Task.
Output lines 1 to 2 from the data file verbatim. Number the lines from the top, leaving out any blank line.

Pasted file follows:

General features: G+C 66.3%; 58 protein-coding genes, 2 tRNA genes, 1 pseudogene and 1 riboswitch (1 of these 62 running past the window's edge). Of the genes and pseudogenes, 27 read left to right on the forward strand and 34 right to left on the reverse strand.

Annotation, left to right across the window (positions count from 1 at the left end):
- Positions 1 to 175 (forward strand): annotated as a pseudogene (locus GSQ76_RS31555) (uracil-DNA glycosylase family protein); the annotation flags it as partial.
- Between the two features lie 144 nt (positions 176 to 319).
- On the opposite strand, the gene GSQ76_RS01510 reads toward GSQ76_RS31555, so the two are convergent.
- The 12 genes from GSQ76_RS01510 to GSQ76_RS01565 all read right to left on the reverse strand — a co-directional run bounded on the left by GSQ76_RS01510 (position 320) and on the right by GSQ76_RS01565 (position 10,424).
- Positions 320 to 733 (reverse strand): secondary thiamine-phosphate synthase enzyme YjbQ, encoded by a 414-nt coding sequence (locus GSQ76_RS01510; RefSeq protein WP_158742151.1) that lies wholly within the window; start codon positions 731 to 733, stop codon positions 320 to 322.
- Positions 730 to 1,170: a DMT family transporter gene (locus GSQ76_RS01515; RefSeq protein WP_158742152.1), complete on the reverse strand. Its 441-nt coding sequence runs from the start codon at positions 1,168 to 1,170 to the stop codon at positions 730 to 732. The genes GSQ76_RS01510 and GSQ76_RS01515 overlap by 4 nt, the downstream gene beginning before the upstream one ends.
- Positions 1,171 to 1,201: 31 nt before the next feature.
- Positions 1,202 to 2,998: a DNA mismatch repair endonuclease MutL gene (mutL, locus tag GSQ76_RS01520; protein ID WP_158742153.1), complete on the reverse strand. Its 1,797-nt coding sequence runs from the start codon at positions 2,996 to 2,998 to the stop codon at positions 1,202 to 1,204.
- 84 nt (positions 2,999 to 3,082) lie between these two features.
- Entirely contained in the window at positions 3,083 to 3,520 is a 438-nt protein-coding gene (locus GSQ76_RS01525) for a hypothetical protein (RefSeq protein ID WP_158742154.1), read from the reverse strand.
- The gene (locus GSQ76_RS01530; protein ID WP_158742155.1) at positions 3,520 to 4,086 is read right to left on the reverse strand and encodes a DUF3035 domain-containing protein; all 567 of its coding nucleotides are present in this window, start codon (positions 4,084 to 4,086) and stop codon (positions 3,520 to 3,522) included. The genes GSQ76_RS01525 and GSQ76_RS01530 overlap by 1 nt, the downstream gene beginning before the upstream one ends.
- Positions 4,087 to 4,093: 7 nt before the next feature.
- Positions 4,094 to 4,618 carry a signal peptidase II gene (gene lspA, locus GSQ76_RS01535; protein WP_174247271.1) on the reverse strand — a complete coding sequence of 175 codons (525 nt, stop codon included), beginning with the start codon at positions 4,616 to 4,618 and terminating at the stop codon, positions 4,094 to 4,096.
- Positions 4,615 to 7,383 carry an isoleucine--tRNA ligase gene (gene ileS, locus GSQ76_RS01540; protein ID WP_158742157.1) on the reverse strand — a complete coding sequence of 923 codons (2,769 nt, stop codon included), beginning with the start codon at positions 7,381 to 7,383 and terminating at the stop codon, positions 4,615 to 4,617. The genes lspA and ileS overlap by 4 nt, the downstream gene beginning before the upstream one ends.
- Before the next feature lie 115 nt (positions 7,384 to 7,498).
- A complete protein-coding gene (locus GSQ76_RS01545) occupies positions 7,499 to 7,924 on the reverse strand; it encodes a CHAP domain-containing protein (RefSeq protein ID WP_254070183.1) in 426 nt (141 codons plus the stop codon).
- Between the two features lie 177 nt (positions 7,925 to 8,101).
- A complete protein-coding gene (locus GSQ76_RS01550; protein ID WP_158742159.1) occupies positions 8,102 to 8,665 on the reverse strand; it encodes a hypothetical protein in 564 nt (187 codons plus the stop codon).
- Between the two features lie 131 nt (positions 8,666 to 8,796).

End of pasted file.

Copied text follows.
General features: G+C 66.3%; 58 protein-coding genes, 2 tRNA genes, 1 pseudogene and 1 riboswitch (1 of these 62 running past the window's edge). Of the genes and pseudogenes, 27 read left to right on the forward strand and 34 right to left on the reverse strand.

Annotation, left to right across the window (positions count from 1 at the left end):